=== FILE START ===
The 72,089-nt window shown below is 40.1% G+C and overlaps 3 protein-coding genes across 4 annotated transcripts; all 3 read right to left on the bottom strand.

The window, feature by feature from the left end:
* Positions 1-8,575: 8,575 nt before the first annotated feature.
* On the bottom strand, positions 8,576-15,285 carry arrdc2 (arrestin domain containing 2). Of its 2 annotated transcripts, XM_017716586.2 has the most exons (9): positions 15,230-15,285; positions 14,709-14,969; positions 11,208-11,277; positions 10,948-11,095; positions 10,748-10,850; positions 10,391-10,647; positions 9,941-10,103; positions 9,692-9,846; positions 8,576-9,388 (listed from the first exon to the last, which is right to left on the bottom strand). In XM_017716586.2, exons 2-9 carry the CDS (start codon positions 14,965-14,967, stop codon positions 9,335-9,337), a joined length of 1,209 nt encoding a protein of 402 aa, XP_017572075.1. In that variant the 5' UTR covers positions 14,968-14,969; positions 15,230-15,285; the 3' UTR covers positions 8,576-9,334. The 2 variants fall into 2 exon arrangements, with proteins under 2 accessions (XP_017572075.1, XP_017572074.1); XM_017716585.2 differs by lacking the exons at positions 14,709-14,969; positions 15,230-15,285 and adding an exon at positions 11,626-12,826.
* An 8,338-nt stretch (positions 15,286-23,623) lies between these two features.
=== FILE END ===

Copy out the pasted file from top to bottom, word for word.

The 72,089-nt window shown below is 40.1% G+C and overlaps 3 protein-coding genes across 4 annotated transcripts; all 3 read right to left on the bottom strand.

The window, feature by feature from the left end:
* Positions 1-8,575: 8,575 nt before the first annotated feature.
* On the bottom strand, positions 8,576-15,285 carry arrdc2 (arrestin domain containing 2). Of its 2 annotated transcripts, XM_017716586.2 has the most exons (9): positions 15,230-15,285; positions 14,709-14,969; positions 11,208-11,277; positions 10,948-11,095; positions 10,748-10,850; positions 10,391-10,647; positions 9,941-10,103; positions 9,692-9,846; positions 8,576-9,388 (listed from the first exon to the last, which is right to left on the bottom strand). In XM_017716586.2, exons 2-9 carry the CDS (start codon positions 14,965-14,967, stop codon positions 9,335-9,337), a joined length of 1,209 nt encoding a protein of 402 aa, XP_017572075.1. In that variant the 5' UTR covers positions 14,968-14,969; positions 15,230-15,285; the 3' UTR covers positions 8,576-9,334. The 2 variants fall into 2 exon arrangements, with proteins under 2 accessions (XP_017572075.1, XP_017572074.1); XM_017716585.2 differs by lacking the exons at positions 14,709-14,969; positions 15,230-15,285 and adding an exon at positions 11,626-12,826.
* An 8,338-nt stretch (positions 15,286-23,623) lies between these two features.